It’s release day in the States, and in a couple of days in the UK. This is a subtle, thoughtful, perceptive piece of writing Here is my original review, written back in March after receiving it as an ARC from NetGalley in digital format
Ordinary Lives, ordinary tragedies, exceptionally told
This is a beautifully written, carefully observed novel, simple in many ways, but extremely satisfying to this reader, because it contains nothing contrived, nothing forced.
Helen (the central character, through whose eyes we see the world) is a young girl, a month or so away from her eleventh birthday. Her mother died when she was very young, and she was brought up by her grandmother, who has, at the start of the novel, also very recently died. The book is set in a small, conservative community in America, shortly before Hiroshima. Her father is a cold, inhibited man, away working at Oak Ridge on the project which will produce that first atom bomb.
Helen, in many ways with a heart as turned inwards as her father, is looked after for the summer by Flora, an distant older cousin. Helen is sharp, intelligent, precocious, domineering and self-obsessed. Flora lacks Helen’s sharp mind, but has a simple, true heart. All this is shown, not told. To say the story is about the relationship between the two, and how they learn from each other, and how the balance of power between the two shifts, is true, but does not adequately describe the depth and complexity of Godwin’s observations. Less dramatically, but equally truthfully, she reminds me, in her careful, honest unfolding of character, of Jane Smiley: A Thousand Acres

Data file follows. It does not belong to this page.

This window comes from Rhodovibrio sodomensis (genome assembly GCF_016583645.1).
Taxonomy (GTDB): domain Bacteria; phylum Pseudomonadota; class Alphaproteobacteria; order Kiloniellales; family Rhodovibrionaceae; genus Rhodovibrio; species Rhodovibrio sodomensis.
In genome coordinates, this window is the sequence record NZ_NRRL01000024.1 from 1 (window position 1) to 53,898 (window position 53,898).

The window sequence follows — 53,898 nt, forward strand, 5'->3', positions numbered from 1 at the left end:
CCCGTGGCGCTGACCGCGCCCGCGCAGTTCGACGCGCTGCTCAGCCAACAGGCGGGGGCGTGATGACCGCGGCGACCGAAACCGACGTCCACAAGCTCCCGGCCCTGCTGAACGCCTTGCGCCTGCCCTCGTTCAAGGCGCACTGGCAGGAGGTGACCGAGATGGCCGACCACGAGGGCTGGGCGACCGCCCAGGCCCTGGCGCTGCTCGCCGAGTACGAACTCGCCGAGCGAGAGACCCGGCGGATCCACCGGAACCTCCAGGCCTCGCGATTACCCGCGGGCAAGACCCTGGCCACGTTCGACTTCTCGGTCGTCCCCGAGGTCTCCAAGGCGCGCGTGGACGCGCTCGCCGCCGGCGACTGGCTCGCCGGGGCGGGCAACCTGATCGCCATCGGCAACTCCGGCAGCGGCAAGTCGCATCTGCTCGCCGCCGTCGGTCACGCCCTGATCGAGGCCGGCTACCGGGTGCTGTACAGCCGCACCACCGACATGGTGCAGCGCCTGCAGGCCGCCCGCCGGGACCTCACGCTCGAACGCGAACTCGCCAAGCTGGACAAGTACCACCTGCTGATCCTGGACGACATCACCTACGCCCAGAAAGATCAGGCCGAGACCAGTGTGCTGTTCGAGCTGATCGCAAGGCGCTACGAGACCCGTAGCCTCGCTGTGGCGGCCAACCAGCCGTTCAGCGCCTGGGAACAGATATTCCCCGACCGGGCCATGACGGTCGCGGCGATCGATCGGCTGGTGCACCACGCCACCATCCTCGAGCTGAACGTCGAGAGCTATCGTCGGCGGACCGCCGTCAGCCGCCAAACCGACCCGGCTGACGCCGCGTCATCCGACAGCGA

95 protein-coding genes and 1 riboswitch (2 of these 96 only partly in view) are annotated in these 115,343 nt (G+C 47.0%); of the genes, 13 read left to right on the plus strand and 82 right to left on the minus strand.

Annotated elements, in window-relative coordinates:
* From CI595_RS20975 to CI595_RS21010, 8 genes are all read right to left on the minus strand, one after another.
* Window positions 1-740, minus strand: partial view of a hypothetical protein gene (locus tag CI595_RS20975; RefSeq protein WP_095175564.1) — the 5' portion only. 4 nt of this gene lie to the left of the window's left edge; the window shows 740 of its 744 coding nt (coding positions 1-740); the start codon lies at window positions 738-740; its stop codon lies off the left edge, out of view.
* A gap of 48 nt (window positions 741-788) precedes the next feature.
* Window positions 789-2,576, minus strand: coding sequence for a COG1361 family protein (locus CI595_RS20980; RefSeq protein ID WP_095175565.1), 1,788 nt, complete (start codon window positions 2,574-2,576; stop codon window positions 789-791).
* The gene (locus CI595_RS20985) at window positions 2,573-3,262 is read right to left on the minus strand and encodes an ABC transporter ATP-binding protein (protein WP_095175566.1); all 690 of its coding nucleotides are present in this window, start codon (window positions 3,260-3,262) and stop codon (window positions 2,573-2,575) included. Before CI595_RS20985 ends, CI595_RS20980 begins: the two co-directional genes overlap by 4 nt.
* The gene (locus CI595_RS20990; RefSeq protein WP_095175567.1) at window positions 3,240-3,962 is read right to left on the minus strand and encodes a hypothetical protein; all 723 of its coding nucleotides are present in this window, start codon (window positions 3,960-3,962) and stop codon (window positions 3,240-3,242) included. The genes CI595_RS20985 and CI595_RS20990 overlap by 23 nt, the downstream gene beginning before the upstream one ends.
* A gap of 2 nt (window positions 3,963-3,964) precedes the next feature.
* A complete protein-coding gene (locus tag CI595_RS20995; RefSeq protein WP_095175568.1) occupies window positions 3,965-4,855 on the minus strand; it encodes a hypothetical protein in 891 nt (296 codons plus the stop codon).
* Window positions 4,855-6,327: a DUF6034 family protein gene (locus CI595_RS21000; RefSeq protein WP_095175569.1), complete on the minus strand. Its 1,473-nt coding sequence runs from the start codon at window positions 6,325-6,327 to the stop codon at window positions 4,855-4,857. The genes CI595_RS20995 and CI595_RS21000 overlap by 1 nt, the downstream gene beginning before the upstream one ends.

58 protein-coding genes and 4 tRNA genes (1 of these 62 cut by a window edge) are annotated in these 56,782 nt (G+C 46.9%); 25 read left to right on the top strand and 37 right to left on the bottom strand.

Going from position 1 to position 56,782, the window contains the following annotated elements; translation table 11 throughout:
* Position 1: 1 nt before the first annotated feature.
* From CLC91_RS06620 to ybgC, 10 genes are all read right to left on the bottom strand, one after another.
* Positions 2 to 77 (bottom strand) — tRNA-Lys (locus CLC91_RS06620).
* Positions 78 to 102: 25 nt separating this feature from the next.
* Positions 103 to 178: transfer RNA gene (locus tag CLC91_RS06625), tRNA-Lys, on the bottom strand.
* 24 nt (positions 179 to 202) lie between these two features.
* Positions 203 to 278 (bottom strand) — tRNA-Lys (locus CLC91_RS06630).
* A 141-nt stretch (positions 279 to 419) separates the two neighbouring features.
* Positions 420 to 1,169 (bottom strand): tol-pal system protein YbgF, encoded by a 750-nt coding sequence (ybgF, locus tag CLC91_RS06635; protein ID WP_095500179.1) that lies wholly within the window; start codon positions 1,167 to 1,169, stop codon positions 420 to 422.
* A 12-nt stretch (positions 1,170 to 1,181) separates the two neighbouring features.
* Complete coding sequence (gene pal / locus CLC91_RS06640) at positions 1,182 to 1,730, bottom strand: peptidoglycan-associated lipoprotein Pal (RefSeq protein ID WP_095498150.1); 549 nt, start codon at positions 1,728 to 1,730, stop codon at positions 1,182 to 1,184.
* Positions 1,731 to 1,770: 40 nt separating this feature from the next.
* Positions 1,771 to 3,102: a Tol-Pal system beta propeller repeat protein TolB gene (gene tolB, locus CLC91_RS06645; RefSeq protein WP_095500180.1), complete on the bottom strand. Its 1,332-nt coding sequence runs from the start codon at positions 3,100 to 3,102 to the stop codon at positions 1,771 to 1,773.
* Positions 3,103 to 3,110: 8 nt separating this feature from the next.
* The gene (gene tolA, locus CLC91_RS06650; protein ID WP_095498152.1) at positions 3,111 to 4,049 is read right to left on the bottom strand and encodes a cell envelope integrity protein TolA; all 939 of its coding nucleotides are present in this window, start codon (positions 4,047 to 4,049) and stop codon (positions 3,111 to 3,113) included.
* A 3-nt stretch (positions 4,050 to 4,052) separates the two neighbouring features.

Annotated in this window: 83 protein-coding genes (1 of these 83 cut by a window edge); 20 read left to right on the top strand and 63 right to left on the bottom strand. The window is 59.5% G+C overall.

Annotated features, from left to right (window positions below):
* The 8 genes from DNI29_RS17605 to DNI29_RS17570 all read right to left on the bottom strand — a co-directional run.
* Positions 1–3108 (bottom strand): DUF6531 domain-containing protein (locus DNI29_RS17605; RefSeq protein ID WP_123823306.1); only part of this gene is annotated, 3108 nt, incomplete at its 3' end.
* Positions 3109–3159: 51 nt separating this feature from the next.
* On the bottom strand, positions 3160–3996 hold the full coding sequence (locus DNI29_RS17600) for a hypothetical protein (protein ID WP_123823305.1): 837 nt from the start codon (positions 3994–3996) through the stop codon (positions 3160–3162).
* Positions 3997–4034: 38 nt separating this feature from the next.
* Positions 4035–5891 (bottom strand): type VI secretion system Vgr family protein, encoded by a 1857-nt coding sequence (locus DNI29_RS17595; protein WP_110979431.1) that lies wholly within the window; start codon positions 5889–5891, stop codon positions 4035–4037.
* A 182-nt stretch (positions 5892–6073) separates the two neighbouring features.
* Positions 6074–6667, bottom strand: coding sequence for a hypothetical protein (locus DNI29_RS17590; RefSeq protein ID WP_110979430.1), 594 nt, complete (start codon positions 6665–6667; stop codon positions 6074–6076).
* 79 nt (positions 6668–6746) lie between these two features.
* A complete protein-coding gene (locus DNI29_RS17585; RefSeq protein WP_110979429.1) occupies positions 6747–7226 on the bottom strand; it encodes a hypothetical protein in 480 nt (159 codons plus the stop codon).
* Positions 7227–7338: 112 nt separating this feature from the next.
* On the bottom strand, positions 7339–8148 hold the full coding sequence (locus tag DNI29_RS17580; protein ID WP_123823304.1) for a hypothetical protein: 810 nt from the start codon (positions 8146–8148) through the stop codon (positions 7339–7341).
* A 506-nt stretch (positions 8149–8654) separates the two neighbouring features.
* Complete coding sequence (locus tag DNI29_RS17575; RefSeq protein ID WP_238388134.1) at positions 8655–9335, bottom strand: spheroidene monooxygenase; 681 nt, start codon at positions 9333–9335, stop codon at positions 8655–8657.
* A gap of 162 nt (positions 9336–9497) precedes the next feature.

And just when you think you have the measure of the story, what kind of book it is, and where it is going, Godwin begins to project forward to an adult Helen, revisiting her earlier self, and we realise this is an older Helen, looking at the past through an adult filter.
Yes, there are revelations, there are tragedies, personal and wider, which are revealed, once people and their personal stories are set on the stage of their wider place-and-time history, but Godwin is far from the sort of writer to seeks to deliver cheap shocks with the unfolding of tragedies and skeletons in the cupboard. No schlocky garish fright mask wearing skeletons, more a slow unwrapping, and life going on.
A beautiful, modest, incredibly satisfying piece of writing. I really like Godwin’s patience, and her trust in the intelligence of her reader, and her own skill, allowing the depth and individual quirkiness of her characters (in the way every individual is unique) to be revealed, without blowsy clumsy plotting, carelessly generalised character, or self-indulgent ‘beautiful’ writing. She does write beautifully – but it is because nothing seems false